However, the link between radical student activity and terrorism is never quite so direct. Campus politics can be a source of radicalisation, but this process has its limits: the JRA was formed, in part, by radicals who became frustrated with the failure of mass demonstrations to bring about revolutionary change, and moved towards a willingness to use more extreme forms of violence. Okamoto himself, despite his film booking, was hardly active on behalf of the JRA in Japan, but merely flitted about the edges of the movement, mainly because of his personal connection through his brother; another feature of many who pass through radical politics on their journey to terrorism.

However, what Okamoto did have was a romantic idea of himself as a guerilla, a taste for action, and a firm belief that the world had to be remade through violence. According to Steinhoff:

The [JRA] espouses Trotsky’s theory of a simultaneous, world-wide revolution in which the proletariat of the entire world must overthrow the bourgeoisie which rules individual nation states. The Red Army believes the revolution must be violent to defeat the overwhelming power of the bourgeoisie.


By contrast, Okamoto does not seem to have paid much attention to the finer points of the ideology. The idea of being an active revolutionary was the main attraction. The precise theoretical rationale was not important, so long as it encompassed his general political frustrations and his concern about environmental pollution.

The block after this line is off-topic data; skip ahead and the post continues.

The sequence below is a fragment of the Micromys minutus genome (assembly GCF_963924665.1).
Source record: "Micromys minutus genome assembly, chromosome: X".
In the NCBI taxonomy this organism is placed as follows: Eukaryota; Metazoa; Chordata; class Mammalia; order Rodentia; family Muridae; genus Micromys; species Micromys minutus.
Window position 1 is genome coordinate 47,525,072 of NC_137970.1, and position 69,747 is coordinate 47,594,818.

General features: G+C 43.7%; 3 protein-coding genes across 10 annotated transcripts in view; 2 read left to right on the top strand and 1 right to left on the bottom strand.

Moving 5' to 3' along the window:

Okamoto was willing to give up his life for a cause, which was something the three terrorists discussed at length before their attack, even making half-formed plans for it to end in suicide. In his trial, Okamoto concluded his speech with the following, rather strange, passage:

When I was a child, I was told that when people died they became stars. I didn’t really believe it, but I could appreciate it. We three Red Army soldiers wanted to become Orion when we died. And it calms my heart to think that all the people we killed will also become stars in the same heavens. As the revolution goes on, how the stars will multiply!